DOL nixes proposed child farm labor rule
By Larry Dreiling
In what is being hailed by many farm state members of Congress as well as farm lobby groups, the U.S. Department of Labor April 26 issued a statement withdrawing a proposed rule dealing with children who work in agriculture.
The statement read: "The Obama administration is firmly committed to promoting family farmers and respecting the rural way of life, especially the role that parents and other family members play in passing those traditions down through the generations. The Obama administration is also deeply committed to listening and responding to what Americans across the country have to say about proposed rules and regulations.
"As a result, the Department of Labor is announcing today the withdrawal of the proposed rule dealing with children under the age of 16 who work in agricultural vocations."
The decision to withdraw this rule, including provisions to define the "parental exemption," the statement continued, was made in response to thousands of comments expressing concerns about the effect of the proposed rules on small family-owned farms.
"To be clear, this regulation will not be pursued for the duration of the Obama administration," the statement concluded. "Instead, the Departments of Labor and Agriculture will work with rural stakeholders-such as the American Farm Bureau Federation, the National Farmers Union, the Future Farmers of America, and 4-H-to develop an educational program to reduce accidents to young workers and promote safer agricultural working practices."
Sen. Jerry Moran, R-KS, was among those hailing the DOL's decision to back off on the proposal.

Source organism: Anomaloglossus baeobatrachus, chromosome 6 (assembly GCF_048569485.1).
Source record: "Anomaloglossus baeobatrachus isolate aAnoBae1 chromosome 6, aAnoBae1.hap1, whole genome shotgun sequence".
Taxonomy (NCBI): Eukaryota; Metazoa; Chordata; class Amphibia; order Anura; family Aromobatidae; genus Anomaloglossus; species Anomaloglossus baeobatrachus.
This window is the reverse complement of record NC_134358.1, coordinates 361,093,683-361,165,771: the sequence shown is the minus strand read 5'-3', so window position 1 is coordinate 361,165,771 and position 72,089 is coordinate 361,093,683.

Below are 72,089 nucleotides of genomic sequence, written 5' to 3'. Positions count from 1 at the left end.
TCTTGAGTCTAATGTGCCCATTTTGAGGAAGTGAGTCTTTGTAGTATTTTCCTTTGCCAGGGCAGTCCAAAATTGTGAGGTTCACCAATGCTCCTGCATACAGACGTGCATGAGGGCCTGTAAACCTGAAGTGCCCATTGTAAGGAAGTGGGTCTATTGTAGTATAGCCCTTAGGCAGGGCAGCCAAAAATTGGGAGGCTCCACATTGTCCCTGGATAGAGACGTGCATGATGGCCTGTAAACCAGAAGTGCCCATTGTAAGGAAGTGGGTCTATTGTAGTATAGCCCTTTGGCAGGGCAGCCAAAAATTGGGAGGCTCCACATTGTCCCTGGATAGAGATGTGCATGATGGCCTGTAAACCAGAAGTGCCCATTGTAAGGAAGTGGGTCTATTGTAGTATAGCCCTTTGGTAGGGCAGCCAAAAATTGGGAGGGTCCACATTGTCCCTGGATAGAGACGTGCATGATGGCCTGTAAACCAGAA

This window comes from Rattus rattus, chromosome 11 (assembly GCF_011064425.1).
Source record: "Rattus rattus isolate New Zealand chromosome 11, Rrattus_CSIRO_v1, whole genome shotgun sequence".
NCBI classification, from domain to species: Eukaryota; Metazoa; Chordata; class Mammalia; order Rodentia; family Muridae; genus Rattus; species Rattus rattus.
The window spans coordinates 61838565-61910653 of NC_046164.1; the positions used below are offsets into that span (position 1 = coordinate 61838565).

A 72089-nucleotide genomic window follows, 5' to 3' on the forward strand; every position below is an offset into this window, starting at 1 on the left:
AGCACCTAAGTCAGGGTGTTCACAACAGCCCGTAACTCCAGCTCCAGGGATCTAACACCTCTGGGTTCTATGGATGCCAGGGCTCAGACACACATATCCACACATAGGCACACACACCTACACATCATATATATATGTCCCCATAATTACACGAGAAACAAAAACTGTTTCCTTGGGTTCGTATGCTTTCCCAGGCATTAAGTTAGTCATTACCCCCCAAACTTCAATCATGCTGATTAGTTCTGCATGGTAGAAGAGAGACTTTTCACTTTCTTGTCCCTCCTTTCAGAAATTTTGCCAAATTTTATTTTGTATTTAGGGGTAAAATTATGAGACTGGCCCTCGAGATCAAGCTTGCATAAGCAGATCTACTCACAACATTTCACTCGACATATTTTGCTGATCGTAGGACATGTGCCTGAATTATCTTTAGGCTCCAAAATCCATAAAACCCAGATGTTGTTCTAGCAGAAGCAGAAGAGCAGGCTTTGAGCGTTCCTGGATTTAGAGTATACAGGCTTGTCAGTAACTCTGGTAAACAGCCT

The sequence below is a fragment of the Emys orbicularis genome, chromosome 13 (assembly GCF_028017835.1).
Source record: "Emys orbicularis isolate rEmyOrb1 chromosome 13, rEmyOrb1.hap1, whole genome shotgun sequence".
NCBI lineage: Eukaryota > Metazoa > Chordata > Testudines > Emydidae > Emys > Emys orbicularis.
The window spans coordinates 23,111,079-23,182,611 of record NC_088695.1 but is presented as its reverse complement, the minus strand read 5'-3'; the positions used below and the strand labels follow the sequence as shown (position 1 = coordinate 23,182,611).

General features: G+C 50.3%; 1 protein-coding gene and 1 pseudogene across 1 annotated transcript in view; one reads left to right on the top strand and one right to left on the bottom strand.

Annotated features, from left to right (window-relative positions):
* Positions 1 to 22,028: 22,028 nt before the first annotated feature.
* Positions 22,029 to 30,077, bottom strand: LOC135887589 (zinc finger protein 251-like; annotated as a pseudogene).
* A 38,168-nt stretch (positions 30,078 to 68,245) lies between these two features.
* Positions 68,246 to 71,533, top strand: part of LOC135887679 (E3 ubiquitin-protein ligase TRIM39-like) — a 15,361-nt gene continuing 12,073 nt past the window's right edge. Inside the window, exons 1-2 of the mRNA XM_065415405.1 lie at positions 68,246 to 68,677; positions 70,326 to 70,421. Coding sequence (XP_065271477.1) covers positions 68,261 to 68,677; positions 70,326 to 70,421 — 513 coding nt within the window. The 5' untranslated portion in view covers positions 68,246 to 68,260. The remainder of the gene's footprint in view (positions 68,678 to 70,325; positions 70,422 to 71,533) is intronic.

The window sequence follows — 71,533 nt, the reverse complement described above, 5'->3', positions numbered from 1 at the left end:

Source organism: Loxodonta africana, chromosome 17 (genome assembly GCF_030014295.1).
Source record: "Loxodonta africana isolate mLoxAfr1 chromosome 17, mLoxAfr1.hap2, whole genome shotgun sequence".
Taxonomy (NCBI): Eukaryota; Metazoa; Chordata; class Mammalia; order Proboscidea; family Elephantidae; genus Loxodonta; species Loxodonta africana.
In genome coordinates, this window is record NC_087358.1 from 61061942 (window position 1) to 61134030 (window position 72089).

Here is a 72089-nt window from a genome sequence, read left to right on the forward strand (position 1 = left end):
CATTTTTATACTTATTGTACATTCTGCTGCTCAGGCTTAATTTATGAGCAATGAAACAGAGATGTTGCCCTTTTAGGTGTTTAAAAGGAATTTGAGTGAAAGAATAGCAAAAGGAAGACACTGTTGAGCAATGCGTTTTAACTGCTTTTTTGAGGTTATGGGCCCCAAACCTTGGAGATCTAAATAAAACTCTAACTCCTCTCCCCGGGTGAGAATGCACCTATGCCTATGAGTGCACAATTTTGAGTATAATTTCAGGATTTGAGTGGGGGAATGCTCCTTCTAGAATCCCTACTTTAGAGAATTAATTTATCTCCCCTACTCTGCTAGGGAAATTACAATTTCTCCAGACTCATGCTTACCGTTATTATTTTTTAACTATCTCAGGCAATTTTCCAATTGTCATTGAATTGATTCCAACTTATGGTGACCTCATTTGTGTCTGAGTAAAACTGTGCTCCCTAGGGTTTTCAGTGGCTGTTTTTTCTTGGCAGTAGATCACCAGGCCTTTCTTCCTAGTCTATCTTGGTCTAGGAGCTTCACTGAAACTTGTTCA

"American farmers and ranchers received some unexpected and welcome news this evening: the Department of Labor finally listened to them and withdrew its proposed youth farm labor rule, which would have fundamentally altered the future of agriculture in our country," Moran said in a conference call with agricultural journalists April 27. "If the Department had moved forward with regulating the relationship between parents and children on their own farm, a dangerous precedent would have been set; virtually nothing would be off limits when it comes to government intrusion into our lives.
"For generations, the contributions of young people have helped family farm and ranch operations survive and prosper. If this proposal had gone into effect, not only would the shrinking rural workforce have been further reduced and our nation's youth deprived of valuable career training opportunities, but a way of life would have begun to disappear. This is a tremendous victory for farmers and ranchers across the country."
Last year, Department of Labor Secretary Hilda Solis proposed rules that would restrict family farm operations by prohibiting youth under the age of 16 from participating in common practices on the farm and ranch.
The proposal covered vaccinating and hoof trimming all livestock and handling most animals more than 6 months old, operating farm machinery over 20 PTO horsepower, completing tasks at elevations over 6 feet high, and working at stockyards and grain and feed facilities.
Moran complained the proposal would limit participation in 4-H and FFA activities and restrict their youth farm safety classes.
"The language of the proposed rule is so specific it would even ban youth from operating a battery-powered screwdriver or a pressurized garden hose," Moran said.
In December of last year, Solis was sent a letter signed by Moran and 29 other senators requesting that the proposed rule be withdrawn. Moran said he developed a website, keepfamiliesfarming.com, to assist in gathering public comment and, together with Sen. Ben Nelson, D-NE, managed to get the DOL to extend the comment period on the proposal. Through the website, Moran and Nelson gathered over 8,000 comments that were forwarded onto the department.
In March, Moran and Sen. John Thune, R-SD, introduced legislation, the Preserving America's Family Farm Act, to prevent DOL from enacting its plan.
Larry Dreiling can be reached by phone at 785-628-1117, or by email at email@example.com.